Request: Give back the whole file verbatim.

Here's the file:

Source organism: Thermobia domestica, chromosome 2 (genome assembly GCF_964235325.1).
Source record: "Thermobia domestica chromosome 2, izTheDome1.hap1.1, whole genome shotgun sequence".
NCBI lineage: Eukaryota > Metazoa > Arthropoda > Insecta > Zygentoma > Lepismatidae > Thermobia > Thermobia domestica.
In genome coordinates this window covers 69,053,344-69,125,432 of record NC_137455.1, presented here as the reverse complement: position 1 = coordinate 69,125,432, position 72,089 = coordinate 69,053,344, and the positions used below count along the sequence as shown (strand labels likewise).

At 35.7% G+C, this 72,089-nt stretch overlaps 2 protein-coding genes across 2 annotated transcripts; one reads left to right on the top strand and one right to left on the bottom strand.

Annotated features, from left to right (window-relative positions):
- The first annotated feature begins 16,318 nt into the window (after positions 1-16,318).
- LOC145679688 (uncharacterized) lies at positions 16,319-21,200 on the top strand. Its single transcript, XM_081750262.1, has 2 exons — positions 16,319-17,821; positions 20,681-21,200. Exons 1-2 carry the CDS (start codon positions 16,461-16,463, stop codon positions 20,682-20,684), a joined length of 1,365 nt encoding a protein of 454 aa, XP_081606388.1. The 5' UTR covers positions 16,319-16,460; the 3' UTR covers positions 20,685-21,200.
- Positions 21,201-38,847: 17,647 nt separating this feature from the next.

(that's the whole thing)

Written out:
Source organism: Thermobia domestica, chromosome 2 (genome assembly GCF_964235325.1).
Source record: "Thermobia domestica chromosome 2, izTheDome1.hap1.1, whole genome shotgun sequence".
NCBI lineage: Eukaryota > Metazoa > Arthropoda > Insecta > Zygentoma > Lepismatidae > Thermobia > Thermobia domestica.
In genome coordinates this window covers 69,053,344-69,125,432 of record NC_137455.1, presented here as the reverse complement: position 1 = coordinate 69,125,432, position 72,089 = coordinate 69,053,344, and the positions used below count along the sequence as shown (strand labels likewise).

At 35.7% G+C, this 72,089-nt stretch overlaps 2 protein-coding genes across 2 annotated transcripts; one reads left to right on the top strand and one right to left on the bottom strand.

Annotated features, from left to right (window-relative positions):
- The first annotated feature begins 16,318 nt into the window (after positions 1-16,318).
- LOC145679688 (uncharacterized) lies at positions 16,319-21,200 on the top strand. Its single transcript, XM_081750262.1, has 2 exons — positions 16,319-17,821; positions 20,681-21,200. Exons 1-2 carry the CDS (start codon positions 16,461-16,463, stop codon positions 20,682-20,684), a joined length of 1,365 nt encoding a protein of 454 aa, XP_081606388.1. The 5' UTR covers positions 16,319-16,460; the 3' UTR covers positions 20,685-21,200.
- Positions 21,201-38,847: 17,647 nt separating this feature from the next.